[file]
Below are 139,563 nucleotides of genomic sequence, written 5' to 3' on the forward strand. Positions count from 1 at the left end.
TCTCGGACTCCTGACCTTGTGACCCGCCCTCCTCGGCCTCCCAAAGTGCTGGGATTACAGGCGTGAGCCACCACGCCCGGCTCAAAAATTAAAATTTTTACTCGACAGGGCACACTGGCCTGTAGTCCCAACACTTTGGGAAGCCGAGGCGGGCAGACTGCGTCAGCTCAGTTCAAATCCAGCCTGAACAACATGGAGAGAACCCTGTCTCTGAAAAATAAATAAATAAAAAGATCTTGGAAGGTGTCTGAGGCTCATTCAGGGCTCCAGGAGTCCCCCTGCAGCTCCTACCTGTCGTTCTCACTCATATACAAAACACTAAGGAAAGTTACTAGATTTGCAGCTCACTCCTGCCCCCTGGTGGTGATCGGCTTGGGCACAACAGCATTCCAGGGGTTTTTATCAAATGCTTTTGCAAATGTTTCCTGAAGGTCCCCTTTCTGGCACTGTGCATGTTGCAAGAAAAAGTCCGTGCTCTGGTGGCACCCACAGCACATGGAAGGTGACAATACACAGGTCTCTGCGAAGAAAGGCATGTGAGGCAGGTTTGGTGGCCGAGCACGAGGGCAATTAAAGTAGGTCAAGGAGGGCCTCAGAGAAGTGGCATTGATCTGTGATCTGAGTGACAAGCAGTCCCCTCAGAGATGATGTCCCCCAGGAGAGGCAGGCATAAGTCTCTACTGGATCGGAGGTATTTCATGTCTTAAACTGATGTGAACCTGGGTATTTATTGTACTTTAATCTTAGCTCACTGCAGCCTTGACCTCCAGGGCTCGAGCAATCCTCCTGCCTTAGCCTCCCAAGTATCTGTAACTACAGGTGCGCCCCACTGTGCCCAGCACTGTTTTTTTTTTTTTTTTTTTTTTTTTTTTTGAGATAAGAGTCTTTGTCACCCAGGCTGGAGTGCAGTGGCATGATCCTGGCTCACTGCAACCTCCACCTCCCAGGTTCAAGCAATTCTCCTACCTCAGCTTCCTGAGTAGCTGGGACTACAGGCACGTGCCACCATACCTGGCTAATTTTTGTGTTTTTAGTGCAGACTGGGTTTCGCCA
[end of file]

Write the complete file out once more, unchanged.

Below are 139,563 nucleotides of genomic sequence, written 5' to 3' on the forward strand. Positions count from 1 at the left end.
TCTCGGACTCCTGACCTTGTGACCCGCCCTCCTCGGCCTCCCAAAGTGCTGGGATTACAGGCGTGAGCCACCACGCCCGGCTCAAAAATTAAAATTTTTACTCGACAGGGCACACTGGCCTGTAGTCCCAACACTTTGGGAAGCCGAGGCGGGCAGACTGCGTCAGCTCAGTTCAAATCCAGCCTGAACAACATGGAGAGAACCCTGTCTCTGAAAAATAAATAAATAAAAAGATCTTGGAAGGTGTCTGAGGCTCATTCAGGGCTCCAGGAGTCCCCCTGCAGCTCCTACCTGTCGTTCTCACTCATATACAAAACACTAAGGAAAGTTACTAGATTTGCAGCTCACTCCTGCCCCCTGGTGGTGATCGGCTTGGGCACAACAGCATTCCAGGGGTTTTTATCAAATGCTTTTGCAAATGTTTCCTGAAGGTCCCCTTTCTGGCACTGTGCATGTTGCAAGAAAAAGTCCGTGCTCTGGTGGCACCCACAGCACATGGAAGGTGACAATACACAGGTCTCTGCGAAGAAAGGCATGTGAGGCAGGTTTGGTGGCCGAGCACGAGGGCAATTAAAGTAGGTCAAGGAGGGCCTCAGAGAAGTGGCATTGATCTGTGATCTGAGTGACAAGCAGTCCCCTCAGAGATGATGTCCCCCAGGAGAGGCAGGCATAAGTCTCTACTGGATCGGAGGTATTTCATGTCTTAAACTGATGTGAACCTGGGTATTTATTGTACTTTAATCTTAGCTCACTGCAGCCTTGACCTCCAGGGCTCGAGCAATCCTCCTGCCTTAGCCTCCCAAGTATCTGTAACTACAGGTGCGCCCCACTGTGCCCAGCACTGTTTTTTTTTTTTTTTTTTTTTTTTTTTTTGAGATAAGAGTCTTTGTCACCCAGGCTGGAGTGCAGTGGCATGATCCTGGCTCACTGCAACCTCCACCTCCCAGGTTCAAGCAATTCTCCTACCTCAGCTTCCTGAGTAGCTGGGACTACAGGCACGTGCCACCATACCTGGCTAATTTTTGTGTTTTTAGTGCAGACTGGGTTTCGCCA